While there is no shortage of challenges facing economies and societies today, they should not be allowed to obscure positive long-term trends. The best remedies for undue pessimism are practical: effective fact-based policymaking, shaped by scientific inquiry and social solidarity.
Hasenstab shares his thoughts on navigating today’s market challenges. He covers recent market volatility, inflationary threats in the United States, upcoming elections in Latin America, potential “fault lines” in Europe and credit risk in China.
Congress may finally be inching toward an overhaul of the US housing finance system. That’s good. But getting reform right is more important than getting it done. To us, that means ensuring the government retains a clearly defined role in the mortgage market.
The topic of housing finance reform has come in and out of focus on Capitol Hill since Fannie Mae and Freddie Mac (the government-sponsored enterprises, or GSEs) were taken into conservatorship back in 2008.
In the past month, two well-known and highly respected money managers have made confident assertions about the markets. Their comments would lead one to believe that the future path of the market in the coming months is known.
A Man for All Markets is an autobiographical account of the life and work of Ed Thorp, a brilliant, accomplished, but humble man who figured out how to win at blackjack and roulette and then ran a successful hedge fund.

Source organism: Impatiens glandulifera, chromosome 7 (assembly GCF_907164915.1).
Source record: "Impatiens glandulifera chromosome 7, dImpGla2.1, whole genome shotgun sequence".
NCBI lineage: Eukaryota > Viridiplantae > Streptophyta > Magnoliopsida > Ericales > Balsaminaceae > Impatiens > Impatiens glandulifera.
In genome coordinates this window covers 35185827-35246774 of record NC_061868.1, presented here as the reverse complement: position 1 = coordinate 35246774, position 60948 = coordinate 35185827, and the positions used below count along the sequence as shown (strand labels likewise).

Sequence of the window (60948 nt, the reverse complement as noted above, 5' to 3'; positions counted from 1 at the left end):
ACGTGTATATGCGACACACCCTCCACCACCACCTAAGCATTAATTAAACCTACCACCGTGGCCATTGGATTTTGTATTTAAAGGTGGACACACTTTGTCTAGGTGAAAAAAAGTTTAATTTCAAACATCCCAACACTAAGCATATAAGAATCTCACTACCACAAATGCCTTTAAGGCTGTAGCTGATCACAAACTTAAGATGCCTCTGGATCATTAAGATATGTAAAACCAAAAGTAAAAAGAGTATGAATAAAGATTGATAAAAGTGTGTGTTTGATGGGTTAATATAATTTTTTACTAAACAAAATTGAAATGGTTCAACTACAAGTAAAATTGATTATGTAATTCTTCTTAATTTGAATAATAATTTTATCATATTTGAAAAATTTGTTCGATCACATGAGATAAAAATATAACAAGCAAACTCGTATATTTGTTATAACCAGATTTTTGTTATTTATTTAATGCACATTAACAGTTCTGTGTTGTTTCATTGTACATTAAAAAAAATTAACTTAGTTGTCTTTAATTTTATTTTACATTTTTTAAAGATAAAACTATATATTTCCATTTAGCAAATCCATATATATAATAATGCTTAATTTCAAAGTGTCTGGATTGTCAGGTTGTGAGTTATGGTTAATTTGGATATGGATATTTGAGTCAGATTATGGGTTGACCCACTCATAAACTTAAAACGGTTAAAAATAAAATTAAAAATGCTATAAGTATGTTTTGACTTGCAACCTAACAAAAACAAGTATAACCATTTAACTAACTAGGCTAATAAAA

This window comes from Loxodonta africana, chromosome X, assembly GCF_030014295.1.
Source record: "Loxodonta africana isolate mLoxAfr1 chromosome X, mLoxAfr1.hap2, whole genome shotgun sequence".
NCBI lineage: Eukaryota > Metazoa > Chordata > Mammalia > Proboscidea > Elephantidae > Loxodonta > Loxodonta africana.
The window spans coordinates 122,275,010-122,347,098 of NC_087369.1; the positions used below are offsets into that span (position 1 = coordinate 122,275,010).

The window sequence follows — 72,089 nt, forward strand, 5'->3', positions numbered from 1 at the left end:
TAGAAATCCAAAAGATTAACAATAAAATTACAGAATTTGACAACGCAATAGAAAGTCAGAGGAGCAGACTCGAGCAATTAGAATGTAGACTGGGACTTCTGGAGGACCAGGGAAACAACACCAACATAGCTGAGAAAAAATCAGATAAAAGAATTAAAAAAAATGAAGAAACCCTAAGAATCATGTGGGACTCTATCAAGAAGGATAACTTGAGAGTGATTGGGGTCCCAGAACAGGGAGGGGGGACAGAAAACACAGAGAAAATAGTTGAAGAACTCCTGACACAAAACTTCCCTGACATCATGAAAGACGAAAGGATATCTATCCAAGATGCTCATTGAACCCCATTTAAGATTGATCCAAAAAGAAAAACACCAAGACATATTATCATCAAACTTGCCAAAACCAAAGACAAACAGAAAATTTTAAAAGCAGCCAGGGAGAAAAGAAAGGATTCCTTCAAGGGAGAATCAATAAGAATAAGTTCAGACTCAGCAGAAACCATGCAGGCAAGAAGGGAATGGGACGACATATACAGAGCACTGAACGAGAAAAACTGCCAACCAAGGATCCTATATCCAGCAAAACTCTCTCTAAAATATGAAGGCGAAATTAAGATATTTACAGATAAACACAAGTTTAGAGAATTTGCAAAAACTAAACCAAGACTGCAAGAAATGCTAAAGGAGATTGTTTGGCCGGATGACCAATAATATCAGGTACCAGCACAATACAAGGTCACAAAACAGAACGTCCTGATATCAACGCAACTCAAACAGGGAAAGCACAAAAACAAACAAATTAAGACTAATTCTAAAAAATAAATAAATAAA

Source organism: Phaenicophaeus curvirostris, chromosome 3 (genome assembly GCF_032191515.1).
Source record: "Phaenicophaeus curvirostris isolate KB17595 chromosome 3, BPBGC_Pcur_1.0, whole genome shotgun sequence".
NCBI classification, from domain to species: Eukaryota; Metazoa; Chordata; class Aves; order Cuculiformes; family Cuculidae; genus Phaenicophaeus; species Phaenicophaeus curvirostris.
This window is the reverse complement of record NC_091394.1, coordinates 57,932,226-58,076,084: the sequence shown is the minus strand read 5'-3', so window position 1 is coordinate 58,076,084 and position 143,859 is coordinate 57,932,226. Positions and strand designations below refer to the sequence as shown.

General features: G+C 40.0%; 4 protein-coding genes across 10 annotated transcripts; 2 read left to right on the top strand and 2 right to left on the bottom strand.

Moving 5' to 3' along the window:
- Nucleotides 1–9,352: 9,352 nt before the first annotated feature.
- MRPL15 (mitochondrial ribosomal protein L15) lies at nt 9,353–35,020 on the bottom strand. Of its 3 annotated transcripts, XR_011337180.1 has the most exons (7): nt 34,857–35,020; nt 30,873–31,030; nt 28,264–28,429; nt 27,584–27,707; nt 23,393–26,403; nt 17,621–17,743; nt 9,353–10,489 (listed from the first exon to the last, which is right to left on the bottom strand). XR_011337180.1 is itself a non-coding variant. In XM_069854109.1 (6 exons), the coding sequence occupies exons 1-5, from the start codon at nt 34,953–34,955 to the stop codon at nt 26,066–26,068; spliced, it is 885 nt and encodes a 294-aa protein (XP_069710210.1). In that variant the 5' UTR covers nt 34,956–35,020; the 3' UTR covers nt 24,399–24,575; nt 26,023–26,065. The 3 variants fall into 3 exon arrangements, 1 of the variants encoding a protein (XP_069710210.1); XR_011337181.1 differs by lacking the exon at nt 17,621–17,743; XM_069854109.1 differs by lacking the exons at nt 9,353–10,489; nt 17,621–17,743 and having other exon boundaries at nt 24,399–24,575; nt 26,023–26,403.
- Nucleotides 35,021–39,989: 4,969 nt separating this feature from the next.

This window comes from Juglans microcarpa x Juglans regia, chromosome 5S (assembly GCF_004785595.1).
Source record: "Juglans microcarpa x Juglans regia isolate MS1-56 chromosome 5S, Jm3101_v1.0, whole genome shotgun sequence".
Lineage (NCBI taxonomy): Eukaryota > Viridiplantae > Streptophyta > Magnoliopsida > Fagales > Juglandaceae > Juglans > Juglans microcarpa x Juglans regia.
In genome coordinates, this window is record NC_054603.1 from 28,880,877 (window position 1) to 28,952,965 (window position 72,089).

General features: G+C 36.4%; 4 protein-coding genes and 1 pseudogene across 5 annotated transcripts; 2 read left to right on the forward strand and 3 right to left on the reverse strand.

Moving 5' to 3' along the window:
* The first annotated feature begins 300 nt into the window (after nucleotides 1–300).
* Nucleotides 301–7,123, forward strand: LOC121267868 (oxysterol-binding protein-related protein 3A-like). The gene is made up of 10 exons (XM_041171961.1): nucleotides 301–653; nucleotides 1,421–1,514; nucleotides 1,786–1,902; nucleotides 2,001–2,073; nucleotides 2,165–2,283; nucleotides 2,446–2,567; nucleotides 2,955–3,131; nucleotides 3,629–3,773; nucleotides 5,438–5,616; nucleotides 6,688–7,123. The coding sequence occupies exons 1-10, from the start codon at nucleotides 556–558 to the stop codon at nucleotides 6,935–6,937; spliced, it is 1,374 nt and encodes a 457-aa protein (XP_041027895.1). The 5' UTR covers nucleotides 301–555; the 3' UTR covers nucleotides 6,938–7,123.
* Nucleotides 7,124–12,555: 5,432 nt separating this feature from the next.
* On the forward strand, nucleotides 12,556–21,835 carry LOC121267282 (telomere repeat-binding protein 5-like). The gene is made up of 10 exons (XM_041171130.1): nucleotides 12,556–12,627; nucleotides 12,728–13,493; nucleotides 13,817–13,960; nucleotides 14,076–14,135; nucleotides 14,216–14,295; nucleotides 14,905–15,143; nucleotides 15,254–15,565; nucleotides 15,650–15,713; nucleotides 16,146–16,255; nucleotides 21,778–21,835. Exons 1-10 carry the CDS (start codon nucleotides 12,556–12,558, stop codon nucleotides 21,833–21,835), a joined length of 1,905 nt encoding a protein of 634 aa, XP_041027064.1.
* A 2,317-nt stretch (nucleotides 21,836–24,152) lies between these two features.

The perceived economic prosperity of recent decades is largely the result of political expediency. Those in charge of monetary policy have repetitively failed to act in the best interests of the public in an effort to either avoid criticism or preserve their individual status. While often ignored, this dynamic is crucial to understand to form longer term expectations for asset prices.
There is an old saying on Wall Street that the markets climb a “Wall of Worry.” The past quarter and year certainly had several concerns, but the markets continued higher and finished the year at all-time highs.
David Enrich’s The Spider Network is an engaging chronicle of how employees of financial companies conspire to move LIBOR and its offshoots by small amounts for the sole purpose of benefiting derivatives traders who profited from the moves. The book implicitly raises a key question for the financial industry, indeed for the entirety of capitalism: Is there an ethical code that must be followed, apart from and beyond the requirements of the law; or is all that is necessary to be ethical merely to adhere to the law?
Investors seeking floating interest-rate exposure and high yields are increasingly turning to credit risk–transfer securities (CRTs), a fairly new type of mortgage-backed bond. But could US tax-code changes hurt the housing market and, by extension, CRTs? We don’t think so.